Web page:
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Brass Hats in Red Tape


Brass Hats in Red Tape

By Wilfrid Bovey

February 1954

The task of the officers responsible for the administration of the Canadian troops in Britain in the early days of the First World War was complicated by enough red tape to tie us all up in knots.

The over-riding factor was that the only real authority was vested in the British War Office. The orders of the “G.O.C. Eastern Command” (or some other Command) were legally all that we had to go by. All appointments and promotions had to appear in the London Gazette as sent in by the proper officer of the proper Command staff. If we had to have a court martial–well, the Command would have to hold it. In other words, we Canadians, from the British Army point of view, were merely some casual additions to the British Forces. However, we still had our origins, our regimental names (when we had any), our badges, and a sticky reputation regarding wine, women and song which was earned by a comparatively few bad actors.

The Canadian Government of the day finally displayed some more interest in our lot and, under an Order in Council, appointed Colonel John Carson of Montreal to be “Canadian Representative” with the War Office. Colonel Carson had successfully brought into existence the Grenadier Guards of Canada as heir to the traditions of the unit once commanded by James McGill, founder of McGill University. It was never very clear what his job in Britain was, but he certainly did it as well as anyone could and, like Sam Hughes, became a knight and a major-general.

By the end of 1915 the Canadian forces in Britain had become so large that Sir Sam Hughes decided on another step. Completely on his own authority, he set up what he named the “Sub-Militia Council”. The Militia Council of those days was a highly honoured body consisting of the Chief of the General Staff, the Adjutant-General, Quartermaster-General, etc. The Minister decided that the Sub-Militia Council should have its “acting Chief of the General Staff”, “acting Adjutant-General”, “acting Quartermaster-General”, “acting Director of Supply and Transport”, and even an “acting Deputy Minister” who was chairman. My job in those days was to be “acting Assistant Adjutant-General”. The Minister took over a large new building in London named Argyll House in which to house the large staff which these new officers would need.

Such a headquarters was indeed necessary to ensure at least some Canadian control of Canadian troops in Britain. Its authority was rather shadowy; it really had no legal status and some quaint things happened. When all the “acting” appointments were decided upon they had to get into the London Gazette to have any force. I was handed a list of the names on an unsigned piece of paper and told to “put these through”. Quite naturally, I said that it could not be done without the Minister’s authority. The officer who had handed it to me finally took it away and brought it back marked “O.K., S.H.”. He said as he did so, “Of course if you were to make a mistake and make us ‘confirmed’ instead of ‘acting’ we would not say anything.”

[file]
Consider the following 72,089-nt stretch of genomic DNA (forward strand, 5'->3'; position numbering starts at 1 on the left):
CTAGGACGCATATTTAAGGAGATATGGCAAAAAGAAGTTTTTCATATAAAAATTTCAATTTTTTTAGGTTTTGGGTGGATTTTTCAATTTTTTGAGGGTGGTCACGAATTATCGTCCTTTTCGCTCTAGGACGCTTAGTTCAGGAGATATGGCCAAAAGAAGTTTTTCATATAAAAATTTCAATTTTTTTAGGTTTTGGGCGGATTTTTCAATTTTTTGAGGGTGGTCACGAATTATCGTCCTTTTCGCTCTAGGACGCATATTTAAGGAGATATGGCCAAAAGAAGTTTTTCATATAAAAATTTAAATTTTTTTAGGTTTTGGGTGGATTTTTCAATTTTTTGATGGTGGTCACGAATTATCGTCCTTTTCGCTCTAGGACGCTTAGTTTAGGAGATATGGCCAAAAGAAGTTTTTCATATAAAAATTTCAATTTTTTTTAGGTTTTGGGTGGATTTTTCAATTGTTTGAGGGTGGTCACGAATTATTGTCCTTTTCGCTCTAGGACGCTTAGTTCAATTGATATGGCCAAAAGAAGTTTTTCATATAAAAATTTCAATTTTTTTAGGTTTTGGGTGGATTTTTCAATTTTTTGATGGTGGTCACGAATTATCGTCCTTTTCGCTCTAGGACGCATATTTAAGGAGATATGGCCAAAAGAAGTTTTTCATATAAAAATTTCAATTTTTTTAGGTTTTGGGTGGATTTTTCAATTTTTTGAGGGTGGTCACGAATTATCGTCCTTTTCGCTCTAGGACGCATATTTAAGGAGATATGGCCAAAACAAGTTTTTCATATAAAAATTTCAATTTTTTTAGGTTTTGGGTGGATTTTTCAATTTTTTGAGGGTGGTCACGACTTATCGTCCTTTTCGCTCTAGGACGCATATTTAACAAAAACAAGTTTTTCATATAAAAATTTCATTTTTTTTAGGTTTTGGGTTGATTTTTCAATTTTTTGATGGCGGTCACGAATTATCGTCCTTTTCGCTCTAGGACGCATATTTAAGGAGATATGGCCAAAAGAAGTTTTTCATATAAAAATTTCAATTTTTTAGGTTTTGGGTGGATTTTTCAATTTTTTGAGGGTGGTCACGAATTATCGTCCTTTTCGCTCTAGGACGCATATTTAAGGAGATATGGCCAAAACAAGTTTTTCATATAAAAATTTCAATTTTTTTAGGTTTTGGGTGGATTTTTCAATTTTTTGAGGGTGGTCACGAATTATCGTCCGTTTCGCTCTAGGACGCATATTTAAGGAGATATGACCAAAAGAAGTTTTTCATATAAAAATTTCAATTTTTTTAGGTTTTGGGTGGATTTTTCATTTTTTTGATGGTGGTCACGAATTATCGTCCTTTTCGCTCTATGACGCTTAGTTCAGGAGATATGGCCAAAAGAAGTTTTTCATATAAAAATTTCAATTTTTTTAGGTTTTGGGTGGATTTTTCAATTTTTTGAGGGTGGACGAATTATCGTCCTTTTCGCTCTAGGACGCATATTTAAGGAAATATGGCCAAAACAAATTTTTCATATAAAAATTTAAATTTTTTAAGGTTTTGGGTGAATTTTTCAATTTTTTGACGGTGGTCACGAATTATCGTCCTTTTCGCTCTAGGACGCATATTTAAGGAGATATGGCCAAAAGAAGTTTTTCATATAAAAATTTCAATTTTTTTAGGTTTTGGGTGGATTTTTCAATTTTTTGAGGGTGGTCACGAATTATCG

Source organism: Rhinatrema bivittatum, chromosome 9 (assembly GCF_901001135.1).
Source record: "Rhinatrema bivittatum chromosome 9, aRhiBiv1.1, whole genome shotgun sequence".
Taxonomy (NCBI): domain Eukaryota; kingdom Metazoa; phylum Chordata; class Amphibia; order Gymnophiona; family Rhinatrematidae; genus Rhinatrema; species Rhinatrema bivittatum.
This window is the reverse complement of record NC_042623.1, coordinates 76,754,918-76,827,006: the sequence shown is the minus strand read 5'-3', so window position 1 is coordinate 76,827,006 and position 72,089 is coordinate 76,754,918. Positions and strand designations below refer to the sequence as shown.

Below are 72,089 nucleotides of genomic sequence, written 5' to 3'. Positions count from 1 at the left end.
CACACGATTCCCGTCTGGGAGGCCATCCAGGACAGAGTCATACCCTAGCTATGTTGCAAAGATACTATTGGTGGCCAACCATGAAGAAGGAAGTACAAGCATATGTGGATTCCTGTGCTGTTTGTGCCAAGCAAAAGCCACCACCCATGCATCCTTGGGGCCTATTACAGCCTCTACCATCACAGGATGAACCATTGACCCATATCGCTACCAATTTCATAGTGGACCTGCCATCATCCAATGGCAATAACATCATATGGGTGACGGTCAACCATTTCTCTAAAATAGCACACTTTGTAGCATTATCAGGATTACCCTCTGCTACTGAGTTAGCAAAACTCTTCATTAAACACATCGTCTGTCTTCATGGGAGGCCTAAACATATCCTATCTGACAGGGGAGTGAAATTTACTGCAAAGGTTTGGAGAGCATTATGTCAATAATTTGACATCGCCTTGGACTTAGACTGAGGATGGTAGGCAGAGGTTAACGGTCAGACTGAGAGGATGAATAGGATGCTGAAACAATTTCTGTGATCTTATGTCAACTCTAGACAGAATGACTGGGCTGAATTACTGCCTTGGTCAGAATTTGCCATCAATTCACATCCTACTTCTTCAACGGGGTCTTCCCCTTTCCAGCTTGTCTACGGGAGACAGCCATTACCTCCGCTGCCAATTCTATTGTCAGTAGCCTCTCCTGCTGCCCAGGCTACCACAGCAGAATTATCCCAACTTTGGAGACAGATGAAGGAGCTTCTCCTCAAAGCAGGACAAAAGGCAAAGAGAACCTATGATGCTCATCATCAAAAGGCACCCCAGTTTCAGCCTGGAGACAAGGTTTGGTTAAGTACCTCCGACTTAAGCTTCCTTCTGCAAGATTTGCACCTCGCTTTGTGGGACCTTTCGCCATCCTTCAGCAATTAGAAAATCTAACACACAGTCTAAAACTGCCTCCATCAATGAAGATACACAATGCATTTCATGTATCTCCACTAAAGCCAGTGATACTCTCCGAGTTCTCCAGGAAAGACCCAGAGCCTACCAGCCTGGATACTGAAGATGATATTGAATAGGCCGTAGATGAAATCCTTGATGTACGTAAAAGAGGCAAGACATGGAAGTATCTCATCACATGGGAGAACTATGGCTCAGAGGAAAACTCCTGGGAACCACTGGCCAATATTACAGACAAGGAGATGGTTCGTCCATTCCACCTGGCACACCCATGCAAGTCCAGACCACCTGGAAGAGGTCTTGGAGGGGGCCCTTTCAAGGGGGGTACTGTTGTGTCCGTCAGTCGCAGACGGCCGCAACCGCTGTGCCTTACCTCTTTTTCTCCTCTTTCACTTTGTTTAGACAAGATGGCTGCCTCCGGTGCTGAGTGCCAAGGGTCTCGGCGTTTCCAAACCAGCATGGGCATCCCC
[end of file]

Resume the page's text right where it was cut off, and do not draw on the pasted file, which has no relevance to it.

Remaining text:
“Sir”, said I, the acting A.A.G., “we don’t make mistakes.” “We” did not. The Minister’s initials satisfied the British Eastern Command and the acting appointments went through.

As might have been expected, there were muddles very soon between the two Canadian offices. I was once sent for by Sir George Perley, the Canadian High Commissioner to Britain, and found him sitting at his desk. Opposite him was Sir Max Aitken, now Lord Beaverbrook, who had in front of him a cable from the Minister (who had returned to Canada), reading: “Carson has appointed Maurice Alexander Assistant Judge Advocate-General, Macrae has appointed John Lash Deputy Judge Advocate-General, see Perley and straighten this out.”



The two Judge Advocates were young lawyers, the first from Montreal, the second from Toronto. Macrae was the “acting Deputy Minister.” The tangle certainly needed “straightening out”, for when one Judge Advocate had a certain officer put in close arrest the other, who was a personal friend, had him released! John Lash carried on and later came to France as a “Court Martial Officer” and Alexander joined the staff of the British Foreign Office. He later became a junior Treasury Counsel in England and a great friend of Lloyd George, the wartime Prime Minister, who, I believe, found Alexander very helpful in solving some of his personal problems.

Not long after we heard that Sir George Perley had been appointed Minister of Overseas Military Forces of Canada, a position in which he was later succeeded by Sir Edward Kemp, and very soon the Argyll House headquarters was completely and officially reorganized. We were told later that Sir Sam Hughes was considered to have greatly exceeded his powers, mainly by setting up his Sub-Militia Council.

Sam Hughes had been eclipsed. But no condemnation, justified or not, of these later actions should make us forget the tremendous service he rendered in getting so many Canadians overseas at so unbelievable a speed.


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